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A 10 Year Review of Frontal Sinus Fractures:
Clinical Outcomes of Conservative Management of Posterior Table Fractures
Roberto L. Flores, MD, Matthew Choi, MD, Robert J. Havlik, MD.
Indiana University, Indianapolis, IN, USA.
Frontal sinus cranialization is traditionally indicated for posterior table fractures with significant comminution, displacement, or cerebrospinal fluid (CSF) leak. In our experience we have found that a conservative approach can yield good short-term results with minimal morbidity. This study assesses clinical outcomes of conservative management of frontal sinus fractures involving the posterior table.
A 10-year retrospective review of all frontal sinus fractures treated at a Level 1 trauma center was performed using medical records and radiographic images. Hospital records were reviewed to collect information on age, sex, mechanism of injury, concomitant injuries, the presence and duration of CSF leak, surgical/conservative management and complications. Surgical management was defined as ORIF with sinus preservation, obliteration, and cranialization and conservative management was defined as all non-operative interventions including lumbar drains, medical measures to reduce ICP, and observation. Patients were included if there was adequate chart information for the listed parameters and if there was a computed tomography (CT) scan confirming a frontal sinus fracture. Patients were excluded if they expired within the first 48 hours of their admission from causes other than their frontal sinus injury.
875 patients with frontal sinus fractures were identified and 68 had posterior table involvement. Nine expired within the first 48 hours from other injuries. The remaining 59 patients comprised the study population. Average follow-up approached 1 year (342 days). The more common mechanisms of injury were blunt interpersonal violence (29%) and motor vehicle accident (27%). Concurrent CNS injury was common (73%) and average Glasgow Coma Scale (GCS) was 12. Posterior wall fracture pattern for the study population was non-displaced and non-comminuted in 33 patients (56%) and comminuted and/or displaced fractures in 26 (44%). CSF leak was recorded in 11 patients (19%). Overall, conservative management was the more common strategy (78%), followed by ORIF with sinus preservation (12%), obliteration (8%) and cranialization (2%). Of the 26 patients with comminuted and/or displaced fractures, 13 (50%) underwent conservative management and 13 (50%) underwent surgical management but only one patient (2%) underwent cranialization.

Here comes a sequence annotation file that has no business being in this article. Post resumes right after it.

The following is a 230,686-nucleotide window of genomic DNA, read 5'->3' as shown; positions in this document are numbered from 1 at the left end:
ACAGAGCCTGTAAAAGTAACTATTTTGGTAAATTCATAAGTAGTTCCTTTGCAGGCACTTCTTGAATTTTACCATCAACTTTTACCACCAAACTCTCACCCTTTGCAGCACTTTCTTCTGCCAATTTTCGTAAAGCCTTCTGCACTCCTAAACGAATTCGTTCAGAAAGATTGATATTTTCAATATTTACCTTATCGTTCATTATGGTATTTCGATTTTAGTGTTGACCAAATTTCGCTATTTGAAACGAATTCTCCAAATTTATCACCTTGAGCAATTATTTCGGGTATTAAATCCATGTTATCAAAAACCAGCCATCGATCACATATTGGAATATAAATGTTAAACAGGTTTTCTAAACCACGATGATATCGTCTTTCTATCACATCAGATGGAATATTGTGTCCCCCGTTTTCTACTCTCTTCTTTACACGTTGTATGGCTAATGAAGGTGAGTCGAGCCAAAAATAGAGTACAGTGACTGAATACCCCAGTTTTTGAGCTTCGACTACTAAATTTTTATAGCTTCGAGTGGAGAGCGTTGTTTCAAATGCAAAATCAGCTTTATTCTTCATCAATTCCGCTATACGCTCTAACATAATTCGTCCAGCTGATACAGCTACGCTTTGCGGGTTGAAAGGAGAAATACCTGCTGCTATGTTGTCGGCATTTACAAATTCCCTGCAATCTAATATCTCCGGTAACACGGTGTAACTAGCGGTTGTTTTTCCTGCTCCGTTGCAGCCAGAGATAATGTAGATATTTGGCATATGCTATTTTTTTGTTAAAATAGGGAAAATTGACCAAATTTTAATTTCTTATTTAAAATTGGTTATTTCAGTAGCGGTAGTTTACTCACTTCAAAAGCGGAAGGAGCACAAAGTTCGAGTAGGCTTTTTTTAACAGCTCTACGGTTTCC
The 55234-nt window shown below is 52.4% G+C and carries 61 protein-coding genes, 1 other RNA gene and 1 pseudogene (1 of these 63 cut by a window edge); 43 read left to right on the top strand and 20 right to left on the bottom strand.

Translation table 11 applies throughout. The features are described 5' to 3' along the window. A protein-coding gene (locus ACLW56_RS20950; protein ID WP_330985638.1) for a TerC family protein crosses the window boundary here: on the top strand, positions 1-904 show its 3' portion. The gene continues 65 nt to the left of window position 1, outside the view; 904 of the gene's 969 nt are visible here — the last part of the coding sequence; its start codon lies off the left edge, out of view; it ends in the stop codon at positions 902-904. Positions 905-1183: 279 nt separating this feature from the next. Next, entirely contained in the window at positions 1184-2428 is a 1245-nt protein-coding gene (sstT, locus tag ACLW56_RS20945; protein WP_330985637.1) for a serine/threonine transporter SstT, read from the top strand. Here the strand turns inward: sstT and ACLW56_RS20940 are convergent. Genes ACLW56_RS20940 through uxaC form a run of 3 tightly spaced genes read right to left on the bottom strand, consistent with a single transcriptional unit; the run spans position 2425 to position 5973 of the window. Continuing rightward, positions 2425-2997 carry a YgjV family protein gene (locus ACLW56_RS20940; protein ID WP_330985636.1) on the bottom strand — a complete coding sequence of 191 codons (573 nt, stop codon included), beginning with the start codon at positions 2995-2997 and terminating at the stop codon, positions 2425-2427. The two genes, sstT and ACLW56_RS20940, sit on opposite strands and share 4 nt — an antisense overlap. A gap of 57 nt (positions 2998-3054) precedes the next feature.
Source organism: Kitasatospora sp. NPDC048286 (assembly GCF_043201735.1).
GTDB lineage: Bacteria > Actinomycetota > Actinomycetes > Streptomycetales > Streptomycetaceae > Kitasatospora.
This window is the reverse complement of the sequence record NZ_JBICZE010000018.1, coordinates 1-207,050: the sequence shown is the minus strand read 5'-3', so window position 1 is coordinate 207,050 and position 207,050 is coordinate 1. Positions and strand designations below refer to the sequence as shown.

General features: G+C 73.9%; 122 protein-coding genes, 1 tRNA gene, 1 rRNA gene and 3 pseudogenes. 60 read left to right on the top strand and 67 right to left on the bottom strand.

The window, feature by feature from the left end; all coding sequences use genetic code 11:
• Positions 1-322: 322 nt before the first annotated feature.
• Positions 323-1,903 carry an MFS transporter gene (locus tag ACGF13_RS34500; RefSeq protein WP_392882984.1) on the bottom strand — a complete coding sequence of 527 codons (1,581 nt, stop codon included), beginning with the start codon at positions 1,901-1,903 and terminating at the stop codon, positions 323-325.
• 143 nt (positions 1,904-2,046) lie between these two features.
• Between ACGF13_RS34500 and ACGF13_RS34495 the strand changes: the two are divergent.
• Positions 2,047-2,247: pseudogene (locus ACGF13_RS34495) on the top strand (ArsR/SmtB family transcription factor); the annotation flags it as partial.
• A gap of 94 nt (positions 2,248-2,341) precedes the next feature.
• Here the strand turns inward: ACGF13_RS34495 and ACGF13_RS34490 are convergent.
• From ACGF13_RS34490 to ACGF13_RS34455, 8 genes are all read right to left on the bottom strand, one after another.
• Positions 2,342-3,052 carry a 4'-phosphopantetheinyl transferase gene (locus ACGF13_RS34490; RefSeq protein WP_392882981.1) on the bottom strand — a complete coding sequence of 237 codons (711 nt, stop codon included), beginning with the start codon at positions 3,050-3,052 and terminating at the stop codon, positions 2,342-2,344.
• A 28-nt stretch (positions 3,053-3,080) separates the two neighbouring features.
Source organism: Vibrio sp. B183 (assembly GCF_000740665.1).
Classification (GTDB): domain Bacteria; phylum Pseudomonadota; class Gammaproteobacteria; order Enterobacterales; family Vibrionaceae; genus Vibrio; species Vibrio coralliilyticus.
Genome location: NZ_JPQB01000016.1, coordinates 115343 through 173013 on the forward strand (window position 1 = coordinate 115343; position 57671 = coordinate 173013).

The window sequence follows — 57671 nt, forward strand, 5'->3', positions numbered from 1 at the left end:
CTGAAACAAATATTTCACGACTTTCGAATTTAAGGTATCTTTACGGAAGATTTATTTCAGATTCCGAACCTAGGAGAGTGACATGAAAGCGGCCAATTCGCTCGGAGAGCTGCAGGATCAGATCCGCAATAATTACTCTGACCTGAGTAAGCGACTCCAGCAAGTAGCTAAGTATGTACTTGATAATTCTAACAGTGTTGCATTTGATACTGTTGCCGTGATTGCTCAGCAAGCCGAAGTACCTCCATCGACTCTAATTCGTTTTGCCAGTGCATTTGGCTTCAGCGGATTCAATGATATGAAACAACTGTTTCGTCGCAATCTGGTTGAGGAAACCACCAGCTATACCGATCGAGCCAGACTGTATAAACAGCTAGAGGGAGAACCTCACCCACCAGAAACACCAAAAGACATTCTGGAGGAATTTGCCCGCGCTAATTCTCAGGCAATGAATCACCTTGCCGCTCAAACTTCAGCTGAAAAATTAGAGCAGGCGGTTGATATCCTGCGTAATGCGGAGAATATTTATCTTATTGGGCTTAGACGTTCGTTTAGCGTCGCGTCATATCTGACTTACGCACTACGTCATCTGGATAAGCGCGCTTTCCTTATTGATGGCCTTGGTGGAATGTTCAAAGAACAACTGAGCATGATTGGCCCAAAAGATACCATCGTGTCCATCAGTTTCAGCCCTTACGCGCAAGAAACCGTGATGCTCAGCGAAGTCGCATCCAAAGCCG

Of the 11 patients with CSF leak, 3 occurred in non-comminuted and non-displaced fractures. All 3 patients were treated conservatively, time to resolution was 1-4 days and there were no complications. 8 CSF leaks occurred in comminuted and/or displaced fractures. 3 patients were treated conservatively, time to resolution was 1-10 days and there were no complications. The remaining 5 patients with CSF leaks underwent surgical management such as ORIF or obliteration but none underwent cranialization and the time of resolution was 1-10 days. One of these patients who had a severe intracranial injury due to a penetrating gunshot wound to the head ultimately died of encephalitis. There were no other intracranial complications recorded in our study population.
In contrast to current recommendations, our study demonstrates the majority of frontal sinus fractures involving the posterior table, including those with comminution, displacement, or CSF leak, can be safely managed without cranialization.
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